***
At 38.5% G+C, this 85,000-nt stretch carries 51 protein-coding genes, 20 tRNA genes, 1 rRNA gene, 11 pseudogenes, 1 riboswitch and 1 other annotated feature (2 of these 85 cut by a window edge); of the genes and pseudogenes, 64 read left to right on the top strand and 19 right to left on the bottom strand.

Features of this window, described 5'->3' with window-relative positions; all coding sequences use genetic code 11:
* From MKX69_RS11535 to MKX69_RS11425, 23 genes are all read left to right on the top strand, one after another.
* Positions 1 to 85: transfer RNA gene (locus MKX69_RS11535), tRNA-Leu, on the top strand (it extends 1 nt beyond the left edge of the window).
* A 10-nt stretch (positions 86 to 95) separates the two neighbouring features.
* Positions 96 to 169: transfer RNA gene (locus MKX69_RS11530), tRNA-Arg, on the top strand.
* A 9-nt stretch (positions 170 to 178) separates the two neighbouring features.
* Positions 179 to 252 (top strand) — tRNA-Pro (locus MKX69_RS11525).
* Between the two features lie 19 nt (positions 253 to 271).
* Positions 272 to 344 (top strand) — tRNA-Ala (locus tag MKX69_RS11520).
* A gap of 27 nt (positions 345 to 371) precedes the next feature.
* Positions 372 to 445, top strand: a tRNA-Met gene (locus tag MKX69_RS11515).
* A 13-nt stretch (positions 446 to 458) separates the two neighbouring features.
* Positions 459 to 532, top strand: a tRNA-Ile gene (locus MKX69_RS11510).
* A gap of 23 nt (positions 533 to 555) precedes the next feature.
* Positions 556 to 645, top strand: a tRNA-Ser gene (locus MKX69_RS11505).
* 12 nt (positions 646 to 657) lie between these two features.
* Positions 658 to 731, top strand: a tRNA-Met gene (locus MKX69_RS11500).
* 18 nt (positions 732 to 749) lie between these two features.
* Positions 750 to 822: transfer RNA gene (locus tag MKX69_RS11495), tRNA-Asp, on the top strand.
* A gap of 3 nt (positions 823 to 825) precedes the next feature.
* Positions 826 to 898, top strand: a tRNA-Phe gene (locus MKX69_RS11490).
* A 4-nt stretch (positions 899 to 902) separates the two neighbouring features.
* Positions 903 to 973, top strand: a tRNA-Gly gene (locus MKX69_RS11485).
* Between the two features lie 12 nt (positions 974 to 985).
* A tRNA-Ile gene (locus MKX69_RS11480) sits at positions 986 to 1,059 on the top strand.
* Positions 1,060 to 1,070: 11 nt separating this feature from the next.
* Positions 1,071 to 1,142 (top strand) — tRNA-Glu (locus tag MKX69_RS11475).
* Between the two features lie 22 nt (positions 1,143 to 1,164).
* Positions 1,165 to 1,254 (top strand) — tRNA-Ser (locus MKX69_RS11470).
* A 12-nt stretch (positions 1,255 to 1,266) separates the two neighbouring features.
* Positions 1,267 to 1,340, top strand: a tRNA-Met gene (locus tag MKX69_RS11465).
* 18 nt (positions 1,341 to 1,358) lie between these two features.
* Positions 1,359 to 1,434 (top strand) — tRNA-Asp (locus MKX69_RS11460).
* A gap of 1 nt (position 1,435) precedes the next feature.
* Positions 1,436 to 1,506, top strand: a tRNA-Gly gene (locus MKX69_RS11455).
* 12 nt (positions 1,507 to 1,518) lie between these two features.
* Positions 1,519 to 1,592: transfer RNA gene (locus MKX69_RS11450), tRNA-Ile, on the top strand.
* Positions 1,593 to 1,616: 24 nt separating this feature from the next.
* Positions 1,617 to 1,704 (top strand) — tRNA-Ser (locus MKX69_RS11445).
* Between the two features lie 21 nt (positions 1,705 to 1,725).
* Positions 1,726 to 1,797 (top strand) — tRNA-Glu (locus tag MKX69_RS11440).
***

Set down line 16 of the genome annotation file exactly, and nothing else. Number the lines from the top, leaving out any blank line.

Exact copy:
* Positions 556 to 645, top strand: a tRNA-Ser gene (locus MKX69_RS11505).